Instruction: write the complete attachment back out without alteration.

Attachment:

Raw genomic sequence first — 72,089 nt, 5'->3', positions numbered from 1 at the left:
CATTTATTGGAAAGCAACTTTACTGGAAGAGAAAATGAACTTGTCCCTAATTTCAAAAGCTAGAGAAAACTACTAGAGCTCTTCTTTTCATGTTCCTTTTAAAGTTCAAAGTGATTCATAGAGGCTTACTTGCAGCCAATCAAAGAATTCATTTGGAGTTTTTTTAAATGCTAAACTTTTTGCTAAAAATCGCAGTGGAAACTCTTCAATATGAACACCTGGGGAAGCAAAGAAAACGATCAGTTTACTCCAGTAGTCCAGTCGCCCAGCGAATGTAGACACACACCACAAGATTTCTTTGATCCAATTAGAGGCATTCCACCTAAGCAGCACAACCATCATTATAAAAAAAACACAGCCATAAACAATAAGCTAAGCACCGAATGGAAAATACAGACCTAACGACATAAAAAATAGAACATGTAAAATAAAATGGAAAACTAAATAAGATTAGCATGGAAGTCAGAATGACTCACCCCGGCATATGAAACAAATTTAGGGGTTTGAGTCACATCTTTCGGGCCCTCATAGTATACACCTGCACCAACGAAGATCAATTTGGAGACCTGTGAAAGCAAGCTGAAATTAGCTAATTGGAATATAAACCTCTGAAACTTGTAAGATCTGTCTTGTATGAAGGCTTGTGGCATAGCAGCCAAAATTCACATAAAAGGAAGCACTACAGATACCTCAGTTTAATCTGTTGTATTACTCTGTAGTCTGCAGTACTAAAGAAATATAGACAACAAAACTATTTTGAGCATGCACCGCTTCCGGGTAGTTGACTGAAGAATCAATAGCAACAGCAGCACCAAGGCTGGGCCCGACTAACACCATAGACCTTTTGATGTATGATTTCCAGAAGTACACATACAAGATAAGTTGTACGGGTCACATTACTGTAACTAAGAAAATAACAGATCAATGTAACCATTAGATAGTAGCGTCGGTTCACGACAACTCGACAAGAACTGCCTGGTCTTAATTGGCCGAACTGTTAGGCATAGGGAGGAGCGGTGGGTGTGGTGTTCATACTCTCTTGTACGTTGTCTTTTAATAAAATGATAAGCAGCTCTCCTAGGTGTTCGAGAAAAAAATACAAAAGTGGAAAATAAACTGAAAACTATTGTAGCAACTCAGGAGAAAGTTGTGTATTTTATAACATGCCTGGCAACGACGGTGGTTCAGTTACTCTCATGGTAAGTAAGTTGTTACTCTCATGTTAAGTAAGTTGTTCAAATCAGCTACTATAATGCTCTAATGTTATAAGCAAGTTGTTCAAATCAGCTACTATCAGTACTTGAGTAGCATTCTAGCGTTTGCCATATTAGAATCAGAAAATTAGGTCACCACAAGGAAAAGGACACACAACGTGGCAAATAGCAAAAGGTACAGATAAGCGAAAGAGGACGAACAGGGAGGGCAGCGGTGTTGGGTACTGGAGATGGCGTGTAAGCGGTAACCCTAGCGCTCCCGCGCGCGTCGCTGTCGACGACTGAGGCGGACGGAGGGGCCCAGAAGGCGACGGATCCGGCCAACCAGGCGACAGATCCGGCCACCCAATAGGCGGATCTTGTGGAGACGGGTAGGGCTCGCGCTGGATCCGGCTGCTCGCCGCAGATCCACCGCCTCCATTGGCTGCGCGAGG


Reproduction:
Raw genomic sequence first — 72,089 nt, 5'->3', positions numbered from 1 at the left:
CATTTATTGGAAAGCAACTTTACTGGAAGAGAAAATGAACTTGTCCCTAATTTCAAAAGCTAGAGAAAACTACTAGAGCTCTTCTTTTCATGTTCCTTTTAAAGTTCAAAGTGATTCATAGAGGCTTACTTGCAGCCAATCAAAGAATTCATTTGGAGTTTTTTTAAATGCTAAACTTTTTGCTAAAAATCGCAGTGGAAACTCTTCAATATGAACACCTGGGGAAGCAAAGAAAACGATCAGTTTACTCCAGTAGTCCAGTCGCCCAGCGAATGTAGACACACACCACAAGATTTCTTTGATCCAATTAGAGGCATTCCACCTAAGCAGCACAACCATCATTATAAAAAAAACACAGCCATAAACAATAAGCTAAGCACCGAATGGAAAATACAGACCTAACGACATAAAAAATAGAACATGTAAAATAAAATGGAAAACTAAATAAGATTAGCATGGAAGTCAGAATGACTCACCCCGGCATATGAAACAAATTTAGGGGTTTGAGTCACATCTTTCGGGCCCTCATAGTATACACCTGCACCAACGAAGATCAATTTGGAGACCTGTGAAAGCAAGCTGAAATTAGCTAATTGGAATATAAACCTCTGAAACTTGTAAGATCTGTCTTGTATGAAGGCTTGTGGCATAGCAGCCAAAATTCACATAAAAGGAAGCACTACAGATACCTCAGTTTAATCTGTTGTATTACTCTGTAGTCTGCAGTACTAAAGAAATATAGACAACAAAACTATTTTGAGCATGCACCGCTTCCGGGTAGTTGACTGAAGAATCAATAGCAACAGCAGCACCAAGGCTGGGCCCGACTAACACCATAGACCTTTTGATGTATGATTTCCAGAAGTACACATACAAGATAAGTTGTACGGGTCACATTACTGTAACTAAGAAAATAACAGATCAATGTAACCATTAGATAGTAGCGTCGGTTCACGACAACTCGACAAGAACTGCCTGGTCTTAATTGGCCGAACTGTTAGGCATAGGGAGGAGCGGTGGGTGTGGTGTTCATACTCTCTTGTACGTTGTCTTTTAATAAAATGATAAGCAGCTCTCCTAGGTGTTCGAGAAAAAAATACAAAAGTGGAAAATAAACTGAAAACTATTGTAGCAACTCAGGAGAAAGTTGTGTATTTTATAACATGCCTGGCAACGACGGTGGTTCAGTTACTCTCATGGTAAGTAAGTTGTTACTCTCATGTTAAGTAAGTTGTTCAAATCAGCTACTATAATGCTCTAATGTTATAAGCAAGTTGTTCAAATCAGCTACTATCAGTACTTGAGTAGCATTCTAGCGTTTGCCATATTAGAATCAGAAAATTAGGTCACCACAAGGAAAAGGACACACAACGTGGCAAATAGCAAAAGGTACAGATAAGCGAAAGAGGACGAACAGGGAGGGCAGCGGTGTTGGGTACTGGAGATGGCGTGTAAGCGGTAACCCTAGCGCTCCCGCGCGCGTCGCTGTCGACGACTGAGGCGGACGGAGGGGCCCAGAAGGCGACGGATCCGGCCAACCAGGCGACAGATCCGGCCACCCAATAGGCGGATCTTGTGGAGACGGGTAGGGCTCGCGCTGGATCCGGCTGCTCGCCGCAGATCCACCGCCTCCATTGGCTGCGCGAGG